Your first hours will likely be spent settling into the hospital as your treatment team learns more about you so a treatment plan can be developed. Within 24 hours of admittance, you will speak to a doctor for a complete psychiatric evaluation.
Goals for treatment at a psychiatric hospital center around discharge planning, developing healthy coping mechanisms, working through mental illnesses, obtaining proper medications, as well as learning basic self-care.
During Your Stay:
Before your treatment can begin, you will undergo a complete physical examination to determine the overall state of your health. The information collected during this examination, and the information collected during the initial evaluation will be considered when making your treatment plan.
You have the right to have your treatment explained to you in order to be informed of the benefits and risks, and you have the right to refuse treatment if you feel uncomfortable or if you feel it is unsafe. You also have the right to have your health information protected and kept private through confidentiality. The Health Insurance Portability and Accountability Act (HIPAA) Privacy Rule gives you rights over your health information and sets rules on who can look at and receive your health information.
Below are some questions you can ask during your stay:
- When can family members visit? For how long?
- Will I be allowed to make and receive phone calls?
- What clothes should I bring?
- Can I walk around the hospital? Are there restrictions on where I can and cannot go?
- Will I be able to leave the treatment facility grounds?
- How long will I be at the facility? Who makes this decision?
- Will I have to share a room with someone else? Can I request a single room?
- Will I have a daily schedule or set times for activities, treatments, and medication?
- What types of activities will I be involved in?
- Is there a set bedtime or curfew? When will this be?
- When can I (or another family member) talk to the therapist or doctor?
- Will we be able to discuss treatment with the doctor or therapist? When? How often?
- Will I (or my family) be advised of changes in my treatment?
- Is therapy in a group setting or one-on-one? Is it part of my treatment plan?
- Will I have to undergo tests while I am treated? Can I refuse these tests?
- Will I be able to continue schoolwork while receiving in-patient care?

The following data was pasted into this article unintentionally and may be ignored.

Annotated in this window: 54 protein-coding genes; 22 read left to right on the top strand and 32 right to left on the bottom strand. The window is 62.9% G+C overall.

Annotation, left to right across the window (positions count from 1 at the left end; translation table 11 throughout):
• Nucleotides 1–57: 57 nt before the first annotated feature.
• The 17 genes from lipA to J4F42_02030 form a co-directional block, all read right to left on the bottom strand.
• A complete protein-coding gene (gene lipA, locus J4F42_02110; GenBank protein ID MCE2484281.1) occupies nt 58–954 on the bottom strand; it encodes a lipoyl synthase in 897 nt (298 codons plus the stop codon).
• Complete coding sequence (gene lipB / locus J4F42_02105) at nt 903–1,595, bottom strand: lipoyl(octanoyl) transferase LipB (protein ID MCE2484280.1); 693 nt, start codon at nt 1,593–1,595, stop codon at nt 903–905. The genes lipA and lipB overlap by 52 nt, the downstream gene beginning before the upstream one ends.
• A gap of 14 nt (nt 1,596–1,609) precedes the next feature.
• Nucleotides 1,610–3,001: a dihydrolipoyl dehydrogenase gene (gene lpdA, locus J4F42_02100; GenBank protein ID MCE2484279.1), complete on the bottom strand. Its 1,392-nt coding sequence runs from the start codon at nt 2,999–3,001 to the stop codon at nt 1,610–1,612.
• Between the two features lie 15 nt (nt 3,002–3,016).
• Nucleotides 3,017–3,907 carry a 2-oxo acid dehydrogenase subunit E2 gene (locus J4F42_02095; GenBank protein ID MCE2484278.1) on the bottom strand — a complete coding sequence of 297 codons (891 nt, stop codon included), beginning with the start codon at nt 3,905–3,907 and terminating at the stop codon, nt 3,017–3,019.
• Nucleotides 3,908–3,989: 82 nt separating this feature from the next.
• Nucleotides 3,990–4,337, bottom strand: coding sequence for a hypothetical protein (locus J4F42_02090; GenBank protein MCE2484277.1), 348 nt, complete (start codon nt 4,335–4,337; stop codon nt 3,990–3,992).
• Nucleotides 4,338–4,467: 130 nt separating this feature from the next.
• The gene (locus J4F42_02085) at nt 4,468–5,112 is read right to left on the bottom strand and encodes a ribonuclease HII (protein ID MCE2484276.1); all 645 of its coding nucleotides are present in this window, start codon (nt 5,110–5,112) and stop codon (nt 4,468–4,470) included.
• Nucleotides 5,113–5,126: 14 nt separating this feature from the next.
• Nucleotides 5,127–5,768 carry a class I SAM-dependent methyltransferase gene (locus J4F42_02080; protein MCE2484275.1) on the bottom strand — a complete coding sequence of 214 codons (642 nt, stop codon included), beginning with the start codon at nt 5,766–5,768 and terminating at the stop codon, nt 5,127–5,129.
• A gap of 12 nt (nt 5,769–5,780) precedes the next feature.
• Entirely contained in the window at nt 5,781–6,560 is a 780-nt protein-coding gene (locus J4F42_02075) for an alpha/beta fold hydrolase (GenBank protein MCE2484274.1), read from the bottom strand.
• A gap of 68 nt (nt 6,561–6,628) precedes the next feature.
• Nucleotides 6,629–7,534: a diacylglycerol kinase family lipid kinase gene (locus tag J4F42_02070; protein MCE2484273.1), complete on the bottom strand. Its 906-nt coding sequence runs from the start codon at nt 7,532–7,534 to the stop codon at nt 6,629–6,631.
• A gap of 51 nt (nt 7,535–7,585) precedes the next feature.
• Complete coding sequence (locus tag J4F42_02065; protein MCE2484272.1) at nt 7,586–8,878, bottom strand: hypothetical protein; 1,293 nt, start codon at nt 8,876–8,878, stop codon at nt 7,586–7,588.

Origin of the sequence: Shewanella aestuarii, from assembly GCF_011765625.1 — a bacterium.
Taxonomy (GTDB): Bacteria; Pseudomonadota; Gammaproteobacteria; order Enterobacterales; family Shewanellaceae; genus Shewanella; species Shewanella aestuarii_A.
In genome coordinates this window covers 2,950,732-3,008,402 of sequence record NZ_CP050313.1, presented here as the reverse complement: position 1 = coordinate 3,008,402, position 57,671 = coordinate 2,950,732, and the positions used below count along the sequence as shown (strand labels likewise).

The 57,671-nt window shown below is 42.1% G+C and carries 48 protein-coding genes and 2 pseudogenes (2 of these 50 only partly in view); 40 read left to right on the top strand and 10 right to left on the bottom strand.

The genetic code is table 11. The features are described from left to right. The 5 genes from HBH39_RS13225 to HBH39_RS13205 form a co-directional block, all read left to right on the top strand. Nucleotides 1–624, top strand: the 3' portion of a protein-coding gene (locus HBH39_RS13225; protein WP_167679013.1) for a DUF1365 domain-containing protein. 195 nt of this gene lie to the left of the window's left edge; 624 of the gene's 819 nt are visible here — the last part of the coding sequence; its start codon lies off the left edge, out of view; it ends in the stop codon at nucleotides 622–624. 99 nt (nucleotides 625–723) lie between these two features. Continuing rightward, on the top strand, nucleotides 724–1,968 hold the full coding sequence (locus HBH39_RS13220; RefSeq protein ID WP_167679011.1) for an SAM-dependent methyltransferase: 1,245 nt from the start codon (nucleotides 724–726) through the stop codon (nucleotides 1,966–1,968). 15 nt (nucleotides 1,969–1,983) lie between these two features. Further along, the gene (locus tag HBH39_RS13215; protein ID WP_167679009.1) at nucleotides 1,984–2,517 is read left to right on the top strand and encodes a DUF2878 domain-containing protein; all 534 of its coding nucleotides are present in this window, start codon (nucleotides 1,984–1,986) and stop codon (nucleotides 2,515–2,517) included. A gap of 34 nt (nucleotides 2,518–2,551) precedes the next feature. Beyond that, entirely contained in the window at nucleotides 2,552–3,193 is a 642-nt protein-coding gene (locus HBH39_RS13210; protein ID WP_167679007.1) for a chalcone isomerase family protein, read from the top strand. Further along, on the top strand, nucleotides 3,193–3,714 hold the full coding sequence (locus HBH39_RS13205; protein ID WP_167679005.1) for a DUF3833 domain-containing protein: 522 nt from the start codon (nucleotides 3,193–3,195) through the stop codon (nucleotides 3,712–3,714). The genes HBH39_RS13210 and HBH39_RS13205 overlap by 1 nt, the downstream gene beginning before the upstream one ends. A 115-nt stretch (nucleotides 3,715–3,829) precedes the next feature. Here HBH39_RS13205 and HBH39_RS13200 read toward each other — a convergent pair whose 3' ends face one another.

- If classes are offered to patients, what are they and who teaches them?
If you sign yourself into the hospital, you can also sign yourself out, unless the staff believes you are a danger to yourself or others. If you are not a danger, the hospital must release you within two to seven days, depending on your state’s laws. If you have problems getting the hospital to release you, contact your state’s protection and advocacy agency.
You have the right to have your treatment explained to you. You have the right to be informed of the benefits and risks of your treatment and to refuse treatment you feel is unsafe. You also have the right to be informed about any tests or exams you are given and to refuse any procedures you feel are unnecessary, such as a gynecological exam or other invasive procedures. In addition, you have the right to refuse to be part of experimental treatments or training sessions that involve students or observers. Make sure the people treating you know your needs and preferences.
It may take time to get used to the routine in the hospital. If your symptoms are severe, some things may not make sense to you. Try to get what you can out of the activities. Concentrate on your own mental health. Listen to what others have to say in groups. Keep a journal of your own thoughts and feelings.
You will meet other people who are working to overcome their own problems. Treat them with courtesy and respect, regardless of what they may say or do. If someone is making you feel uncomfortable or unsafe, tell a staff member. Make the most of your time with your doctor. Make a list of questions you have. Ask your family or other hospital staff to help you with the list. Let your doctor and staff know about any other illnesses you have or medications you take. Be sure you receive your medications for other illnesses along with the medications for your depression or bipolar disorder.
Self-Care and Wellness after Hospitalization
If you were admitted voluntarily, you may have the option of checking out against medical advice; which, in other words means, if you feel you are ready to leave the hospital on your own without a “green light” from your doctor, you maybe be allowed to go. However, if your hospitalization was court ordered, or if a family member admitted you involuntarily, you will need to complete an evaluation process to determine if you are in a condition to care for yourself outside of 24-hour inpatient care. Every facility has different policies and procedures, so check with the facility in which you are seeking or receiving care.
Below are some questions you can ask regarding your discharge:
- Who will make the evaluation for my discharge? When will this happen?
- What can my family and I expect when I am discharged?
- Will someone advise me and my family about adjustment concerns such as the need for further counseling or a medication schedule?
- Will I be on medications? Which ones? What is the dosage?
- How will these medications help? Are they habit-forming? What are the side effects?